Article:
Here's the first page of "Rules of Engagement":
A Reporter At Large
It was not much of a fight, as bar fights go: not even enough to get Kevin Bishop, Tony Cervantes and Tom Hollis thrown out of the bar in which they had spent the afternoon and evening of July ninth. The three soldiers had been drinking at The Swiss Bar and Grill, a bar popular with college students on weeknights but largely taken over by military on weekends, when their implants relax the usual restrictions on alcohol. Bishop, Cervantes and Hollis had served together in the 23rd Infantry Division of the 2nd Infantry Brigade (more often referred to as the 23-IN), mostly in Somalia and Yemen, and two of them were still on active duty. Fire team Chinook had survived the worst that the war and al-Shabaab could throw at them, but before long two would be in prison and one would be dead.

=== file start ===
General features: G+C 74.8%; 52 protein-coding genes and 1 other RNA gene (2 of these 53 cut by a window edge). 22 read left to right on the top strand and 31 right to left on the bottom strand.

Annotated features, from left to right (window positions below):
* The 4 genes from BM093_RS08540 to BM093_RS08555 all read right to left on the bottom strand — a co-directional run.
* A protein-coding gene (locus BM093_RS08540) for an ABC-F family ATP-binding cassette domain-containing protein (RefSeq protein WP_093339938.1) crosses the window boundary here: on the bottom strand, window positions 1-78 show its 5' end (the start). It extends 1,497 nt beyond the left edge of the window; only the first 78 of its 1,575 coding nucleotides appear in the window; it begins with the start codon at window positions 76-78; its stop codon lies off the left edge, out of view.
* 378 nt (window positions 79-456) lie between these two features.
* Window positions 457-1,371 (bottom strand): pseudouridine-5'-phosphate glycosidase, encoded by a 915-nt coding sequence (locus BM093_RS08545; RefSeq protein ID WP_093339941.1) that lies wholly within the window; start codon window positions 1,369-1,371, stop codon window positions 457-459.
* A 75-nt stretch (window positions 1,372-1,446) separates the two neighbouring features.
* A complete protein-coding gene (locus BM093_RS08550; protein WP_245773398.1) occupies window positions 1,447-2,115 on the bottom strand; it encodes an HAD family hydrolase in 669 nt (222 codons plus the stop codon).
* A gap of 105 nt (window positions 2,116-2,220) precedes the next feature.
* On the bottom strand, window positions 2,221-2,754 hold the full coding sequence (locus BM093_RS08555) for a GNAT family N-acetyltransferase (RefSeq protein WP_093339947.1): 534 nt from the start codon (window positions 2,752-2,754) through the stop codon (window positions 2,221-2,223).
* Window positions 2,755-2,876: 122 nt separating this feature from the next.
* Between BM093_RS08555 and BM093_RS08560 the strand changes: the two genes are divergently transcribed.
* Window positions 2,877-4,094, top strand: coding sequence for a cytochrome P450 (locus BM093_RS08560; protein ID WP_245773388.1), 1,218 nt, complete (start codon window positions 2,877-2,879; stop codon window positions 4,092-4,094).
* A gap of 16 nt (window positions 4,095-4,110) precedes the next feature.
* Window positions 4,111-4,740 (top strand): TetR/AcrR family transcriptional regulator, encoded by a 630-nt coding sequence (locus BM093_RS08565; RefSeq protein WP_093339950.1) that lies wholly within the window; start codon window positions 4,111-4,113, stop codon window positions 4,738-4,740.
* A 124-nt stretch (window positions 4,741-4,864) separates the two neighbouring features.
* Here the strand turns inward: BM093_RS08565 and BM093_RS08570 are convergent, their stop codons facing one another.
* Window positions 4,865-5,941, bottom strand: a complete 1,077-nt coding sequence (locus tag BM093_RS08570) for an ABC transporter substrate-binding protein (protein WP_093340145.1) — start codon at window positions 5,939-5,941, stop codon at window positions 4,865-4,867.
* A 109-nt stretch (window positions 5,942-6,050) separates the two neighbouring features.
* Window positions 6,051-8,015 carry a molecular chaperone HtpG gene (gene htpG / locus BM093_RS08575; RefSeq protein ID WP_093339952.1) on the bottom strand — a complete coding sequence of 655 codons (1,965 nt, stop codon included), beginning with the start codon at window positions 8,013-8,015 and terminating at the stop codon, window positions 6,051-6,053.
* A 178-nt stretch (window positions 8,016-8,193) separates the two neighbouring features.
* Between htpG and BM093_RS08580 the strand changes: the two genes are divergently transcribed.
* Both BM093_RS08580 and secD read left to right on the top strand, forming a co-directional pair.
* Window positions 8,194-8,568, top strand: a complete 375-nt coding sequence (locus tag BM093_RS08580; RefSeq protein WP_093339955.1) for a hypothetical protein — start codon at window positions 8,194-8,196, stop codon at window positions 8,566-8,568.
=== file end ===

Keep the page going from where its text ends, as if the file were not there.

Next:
The immediate cause of the fight was money. Bishop, who had ordered the last two rounds, had revealed that he was unable to pay his share of the night's tab. The entire 23-IN had been flush with back pay when they had come home from deployment in Yemen, bringing a welcome stream of money into the city's bars; it was not unusual during that period for John Pratt, The Swiss's owner, to make two or more bank runs per night, each time with a duffel bag full of money. (Soldiers in the 23-IN pay for almost everything in cash, due to a widely-held belief that their implants track direct payments.) Two months later the money was beginning to run out, and for Bishop – who was no longer receiving combat pay and was also making regular payments to the city's ghat dealers – it already had.